June 30, 2008
Health Care Policy is Complex
The health care policy debate in America has been strangely quiet these past few months. One of the biggest lobby groups, AARP, has even quieted some of its local efforts. They are rightly afraid that a full-fledged debate on health care would seriously cripple some of their candidates this November. Here’s some background.
First, health care costs are rising rapidly. A huge amount of the increase is due to greater demand for the most costly services. These services include advanced end-of-life care, much more extensive neo-natal care, and high end elective surgery. Higher use of these services represents perhaps the largest single contributor to overall health care costs.
Second, we live in a bifurcated world of health care payment. There are those of us with insurance and those without. For those without health care insurance, a wide range of services are available. Hospitals cannot turn away patients in need, and so folks who need care can get it. Unfortunately, the care they get is usually in the wrong place (emergency rooms instead of doctors’ offices), at the wrong time (when they are ill). This makes it more costly, but since most folks without insurance don’t end up paying, there is little incentive to go to the right place at the right time for health care. Guess who ends up paying the bills for the uninsured?
Third, health care is already the most regulated industry in the U.S. It is the industry most subject to occupational and geographic monopolies. U.S. physicians have a ruthless and well organized mechanism for stamping out competition, either from foreign physicians or other health care professionals. Local hospitals defend their turf in ways no other regional monopolist would ever consider. Medicaid rules are arcane and ill designed and fear of legal action clouds even trivial medical decisions. All this raises costs.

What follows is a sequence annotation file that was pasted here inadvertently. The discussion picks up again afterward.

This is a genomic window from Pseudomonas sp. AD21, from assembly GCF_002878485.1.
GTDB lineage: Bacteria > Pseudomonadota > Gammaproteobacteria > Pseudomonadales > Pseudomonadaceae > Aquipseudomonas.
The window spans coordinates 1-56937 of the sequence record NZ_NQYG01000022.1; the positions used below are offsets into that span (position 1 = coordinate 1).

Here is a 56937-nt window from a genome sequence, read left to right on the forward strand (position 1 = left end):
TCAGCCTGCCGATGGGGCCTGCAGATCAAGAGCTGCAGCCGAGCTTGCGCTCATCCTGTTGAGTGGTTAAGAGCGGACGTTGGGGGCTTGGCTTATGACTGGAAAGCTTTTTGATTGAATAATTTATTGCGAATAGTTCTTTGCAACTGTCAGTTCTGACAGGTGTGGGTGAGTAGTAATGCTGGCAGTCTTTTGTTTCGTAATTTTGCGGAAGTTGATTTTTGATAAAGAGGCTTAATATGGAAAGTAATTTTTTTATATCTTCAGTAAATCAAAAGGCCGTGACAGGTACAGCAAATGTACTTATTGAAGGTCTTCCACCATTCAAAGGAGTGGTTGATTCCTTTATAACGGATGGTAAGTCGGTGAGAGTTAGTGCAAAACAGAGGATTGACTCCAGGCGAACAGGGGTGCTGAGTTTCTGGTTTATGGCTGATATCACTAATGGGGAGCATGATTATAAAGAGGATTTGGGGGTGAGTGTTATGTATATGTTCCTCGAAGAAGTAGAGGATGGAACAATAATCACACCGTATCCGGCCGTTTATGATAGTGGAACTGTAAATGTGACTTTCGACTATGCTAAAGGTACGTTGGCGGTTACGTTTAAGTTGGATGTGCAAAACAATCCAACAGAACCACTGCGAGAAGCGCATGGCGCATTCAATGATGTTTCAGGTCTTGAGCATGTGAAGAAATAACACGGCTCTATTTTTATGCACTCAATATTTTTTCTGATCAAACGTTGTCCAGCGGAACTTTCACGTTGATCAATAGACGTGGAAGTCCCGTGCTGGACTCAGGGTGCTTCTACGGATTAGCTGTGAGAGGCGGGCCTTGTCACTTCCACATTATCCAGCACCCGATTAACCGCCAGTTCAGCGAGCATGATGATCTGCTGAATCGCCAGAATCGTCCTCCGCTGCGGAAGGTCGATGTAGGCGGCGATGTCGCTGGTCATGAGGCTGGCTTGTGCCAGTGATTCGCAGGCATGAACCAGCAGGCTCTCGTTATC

So what can we do?
There are only three ways to cut down on demand for expensive health care services. The first is to let consumers make their own choices through the price system. These are likely to be tough choices for families. Second, we could have hospitals and insurance companies make choices for us. They do much of this already, and by limiting some procedures (such as extreme neo-natal care) or placing life-time caps on benefits. Third, we could let the government make the decisions (like no cancer treatment for anyone over 70). These choices will be tough, but the difficulty of the choice is an argument for individual, not institutional choice.
To fix the payment problem, we could make everybody buy health insurance. This won’t be easy since perhaps half the adults who don’t have health insurance cannot read and write. As for regulations, we could also force more competition in medicine. This would mean more doctors, more equitable licensing and more extensive use of physician assistants and nurse practitioners. We also have to reform the Medicaid and Medicare payment systems.
Fixing healthcare is not going to be easy.
About the Author
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